Meanwhile, the Obama administration has lately run into its very own information problem. Stories published in the New York Times about US involvement in cyber attacks against Iran and a White House secret “Kill List,” have generated some very sharp scrutiny by Republicans – and allegations that the Obama administration had leaked classified information for political gain – presumably to burnish the administration’s reputation for toughness.
Concurrently, Republican legislators had been seeking access to information about a botched “Fast and Furious” sting operation that was intended to track how Mexican drug cartels have been sourcing firearms from the US. The House Oversight and Government Reform Committee voted on straight party lines 23-17 (Republicans vs Democrats) to hold Attorney General Holder in contempt over the “Fast and Furious” issue and withholding of documents. This represents a significant escalation in the tussle between congressional Republicans and President Obama over executive secrecy.
Holder had advised the president to exert executive privilege, because sharing internal departmental documents with Congress could, he wrote, “have significant, damaging consequences…[that] would inhibit candor of such Executive Branch deliberations in the future and significantly impair the Executive Branch’s ability to respond independently and effectively to congressional oversight.” Claims of executive privilege have been a point of contention between presidents and Congress since the beginning.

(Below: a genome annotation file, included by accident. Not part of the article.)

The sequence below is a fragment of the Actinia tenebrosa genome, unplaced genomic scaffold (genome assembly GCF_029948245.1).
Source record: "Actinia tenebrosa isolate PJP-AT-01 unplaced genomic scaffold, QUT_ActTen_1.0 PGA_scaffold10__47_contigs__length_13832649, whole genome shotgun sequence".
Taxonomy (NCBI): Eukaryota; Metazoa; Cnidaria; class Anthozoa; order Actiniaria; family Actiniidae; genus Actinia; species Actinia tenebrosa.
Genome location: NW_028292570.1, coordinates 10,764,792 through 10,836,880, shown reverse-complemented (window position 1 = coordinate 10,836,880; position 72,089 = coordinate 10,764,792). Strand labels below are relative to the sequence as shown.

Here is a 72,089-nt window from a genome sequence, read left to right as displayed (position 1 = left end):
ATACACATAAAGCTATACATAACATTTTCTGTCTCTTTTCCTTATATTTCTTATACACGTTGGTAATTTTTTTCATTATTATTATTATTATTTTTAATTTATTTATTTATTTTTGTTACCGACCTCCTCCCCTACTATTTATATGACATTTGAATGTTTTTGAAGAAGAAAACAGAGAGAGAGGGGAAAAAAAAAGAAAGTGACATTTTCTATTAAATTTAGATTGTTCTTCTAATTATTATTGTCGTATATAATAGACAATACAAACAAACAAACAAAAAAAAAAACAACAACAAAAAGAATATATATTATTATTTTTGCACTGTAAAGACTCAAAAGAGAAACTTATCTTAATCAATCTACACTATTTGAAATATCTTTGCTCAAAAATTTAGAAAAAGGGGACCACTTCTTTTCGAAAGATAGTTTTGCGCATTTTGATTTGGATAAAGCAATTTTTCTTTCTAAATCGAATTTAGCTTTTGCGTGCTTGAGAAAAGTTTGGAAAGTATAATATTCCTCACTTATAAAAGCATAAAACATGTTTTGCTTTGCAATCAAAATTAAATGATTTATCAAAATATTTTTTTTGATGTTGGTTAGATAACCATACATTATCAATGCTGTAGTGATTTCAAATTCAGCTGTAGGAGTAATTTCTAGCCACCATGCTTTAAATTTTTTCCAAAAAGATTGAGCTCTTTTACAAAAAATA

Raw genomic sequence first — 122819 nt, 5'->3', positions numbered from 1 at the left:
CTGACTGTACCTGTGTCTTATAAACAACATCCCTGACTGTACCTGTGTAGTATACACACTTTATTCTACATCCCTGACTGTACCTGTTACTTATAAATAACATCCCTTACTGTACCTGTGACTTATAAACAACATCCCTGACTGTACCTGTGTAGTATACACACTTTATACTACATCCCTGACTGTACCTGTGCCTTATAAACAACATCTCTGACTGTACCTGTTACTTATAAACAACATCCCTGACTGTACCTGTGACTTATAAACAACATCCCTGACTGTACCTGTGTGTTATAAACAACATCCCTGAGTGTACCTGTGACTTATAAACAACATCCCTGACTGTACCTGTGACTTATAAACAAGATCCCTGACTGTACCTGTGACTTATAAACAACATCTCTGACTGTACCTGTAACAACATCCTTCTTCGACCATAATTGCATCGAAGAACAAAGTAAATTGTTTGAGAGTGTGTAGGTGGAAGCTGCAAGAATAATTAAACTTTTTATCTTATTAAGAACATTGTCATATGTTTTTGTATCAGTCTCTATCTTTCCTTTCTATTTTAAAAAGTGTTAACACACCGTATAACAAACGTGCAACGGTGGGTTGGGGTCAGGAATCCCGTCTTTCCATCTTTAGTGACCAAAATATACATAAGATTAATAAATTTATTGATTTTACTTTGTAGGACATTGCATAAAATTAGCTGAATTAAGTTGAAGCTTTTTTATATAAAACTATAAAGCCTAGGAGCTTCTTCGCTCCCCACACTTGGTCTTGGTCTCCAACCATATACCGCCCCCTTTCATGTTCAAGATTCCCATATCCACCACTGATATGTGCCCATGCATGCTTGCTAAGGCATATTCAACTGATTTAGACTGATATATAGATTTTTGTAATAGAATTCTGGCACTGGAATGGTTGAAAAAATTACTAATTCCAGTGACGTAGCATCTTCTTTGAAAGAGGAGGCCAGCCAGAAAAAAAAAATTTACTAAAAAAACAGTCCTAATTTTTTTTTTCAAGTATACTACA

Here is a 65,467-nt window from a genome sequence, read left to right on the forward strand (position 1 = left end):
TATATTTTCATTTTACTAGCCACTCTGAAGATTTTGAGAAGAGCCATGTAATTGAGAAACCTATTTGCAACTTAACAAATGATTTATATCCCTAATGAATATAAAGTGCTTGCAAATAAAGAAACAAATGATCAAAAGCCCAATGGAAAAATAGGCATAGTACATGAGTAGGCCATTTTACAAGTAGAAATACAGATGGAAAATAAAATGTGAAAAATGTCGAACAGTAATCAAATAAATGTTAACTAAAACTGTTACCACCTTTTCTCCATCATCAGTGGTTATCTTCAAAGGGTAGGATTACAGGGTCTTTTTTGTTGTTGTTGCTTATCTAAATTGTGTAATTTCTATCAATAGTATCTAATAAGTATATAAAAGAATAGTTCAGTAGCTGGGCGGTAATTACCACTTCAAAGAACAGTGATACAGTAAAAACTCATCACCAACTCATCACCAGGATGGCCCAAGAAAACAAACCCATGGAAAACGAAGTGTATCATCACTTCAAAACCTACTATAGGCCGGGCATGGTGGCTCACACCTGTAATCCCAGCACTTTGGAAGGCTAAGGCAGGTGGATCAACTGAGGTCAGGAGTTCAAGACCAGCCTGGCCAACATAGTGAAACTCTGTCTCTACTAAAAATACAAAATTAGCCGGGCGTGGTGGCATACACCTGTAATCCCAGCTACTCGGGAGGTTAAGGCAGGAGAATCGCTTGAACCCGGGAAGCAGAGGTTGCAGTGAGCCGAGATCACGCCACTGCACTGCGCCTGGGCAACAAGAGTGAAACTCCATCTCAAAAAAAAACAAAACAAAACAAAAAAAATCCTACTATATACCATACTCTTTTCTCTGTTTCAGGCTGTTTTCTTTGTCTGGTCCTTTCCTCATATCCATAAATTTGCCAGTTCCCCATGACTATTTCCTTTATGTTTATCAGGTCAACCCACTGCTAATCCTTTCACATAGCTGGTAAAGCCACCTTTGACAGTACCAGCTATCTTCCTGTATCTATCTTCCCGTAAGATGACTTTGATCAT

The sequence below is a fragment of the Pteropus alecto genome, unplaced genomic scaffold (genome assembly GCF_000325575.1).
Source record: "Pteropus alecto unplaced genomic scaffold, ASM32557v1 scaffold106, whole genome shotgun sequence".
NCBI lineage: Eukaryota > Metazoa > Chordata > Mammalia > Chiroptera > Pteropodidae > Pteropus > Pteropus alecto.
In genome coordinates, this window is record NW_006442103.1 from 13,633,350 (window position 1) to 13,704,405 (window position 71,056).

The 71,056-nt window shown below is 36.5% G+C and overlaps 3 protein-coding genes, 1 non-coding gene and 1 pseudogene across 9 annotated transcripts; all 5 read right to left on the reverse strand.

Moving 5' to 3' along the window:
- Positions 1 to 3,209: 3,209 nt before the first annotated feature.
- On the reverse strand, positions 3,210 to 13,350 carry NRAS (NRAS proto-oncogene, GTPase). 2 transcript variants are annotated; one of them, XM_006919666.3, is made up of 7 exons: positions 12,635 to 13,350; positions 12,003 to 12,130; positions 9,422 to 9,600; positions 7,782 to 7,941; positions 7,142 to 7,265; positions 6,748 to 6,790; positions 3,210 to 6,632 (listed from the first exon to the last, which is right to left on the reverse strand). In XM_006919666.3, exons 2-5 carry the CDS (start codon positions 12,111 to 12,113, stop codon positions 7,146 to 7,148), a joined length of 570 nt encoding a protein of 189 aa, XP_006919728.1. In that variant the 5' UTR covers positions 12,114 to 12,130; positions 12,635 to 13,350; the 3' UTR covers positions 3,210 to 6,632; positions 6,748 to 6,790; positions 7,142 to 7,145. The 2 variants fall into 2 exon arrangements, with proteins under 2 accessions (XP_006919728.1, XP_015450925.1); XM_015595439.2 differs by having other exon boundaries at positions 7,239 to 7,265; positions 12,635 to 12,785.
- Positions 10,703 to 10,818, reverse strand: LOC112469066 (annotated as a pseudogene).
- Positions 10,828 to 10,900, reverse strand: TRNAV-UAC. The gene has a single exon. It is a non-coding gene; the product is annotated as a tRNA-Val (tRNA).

Over the weekend, Senator John McCain (Obama’s opponent in the 2008 election) had repeated his call for a special prosecutor to take charge of investigations about these leaks of classified information related to the national security efforts, although David Sanger, the journalist who had written one of the stories, said he didn’t believe politically motivated leaks were involved. Sanger is the chief Washington correspondent for the New York Times, and he in turn was on CNN defending his reporting on US involvement in deploying the Stuxnet computer virus against Iranian nuclear installations.
Sanger said during his year and a half of working on his book, Confront and Conceal: Obama’s Secret Wars and Surprising Use of American Power, he got his information from the ground up. Sanger said: “Did I talk to a lot of people in the administration? Of course, just as a reporter should do when he is writing a book about national security.” Sanger went on to assert that it’s important for the media to report on such things, despite the secrecy associated with national security issues.
McCain responded: “This information had to have come from the administration. It couldn’t have come from anywhere else. The president may not have done it himself, but he’s certainly responsible as commander-in-chief.” McCain then dismissed the Obama administration’s Holder’s appointment of two federal prosecutors to oversee the investigation. McCain also went on CNN and said: “Mr Holder’s credibility with Congress, there is none. We continue to have this problem with him withholding information on ‘Fast and Furious’, which resulted in the killing of a border patrol agent in Arizona. He is close to being held in contempt.”
With the NSA’s release of declassified documents, the effect of a dogged effort to reveal what had been classified for a decade, this has heaped even more opprobrium on to history’s verdict of the Bush administration. But leaks of information – planned or totally accidental though they may be – may also be damaging Obama’s administration’s reputation as it heads somewhat unsteadily into the summer months of the 2012 election. DM
Photo: Smoke billows from the two World Trade Center towers after planes crashed into each tower, in New York on September 11, 2001. (Reuters)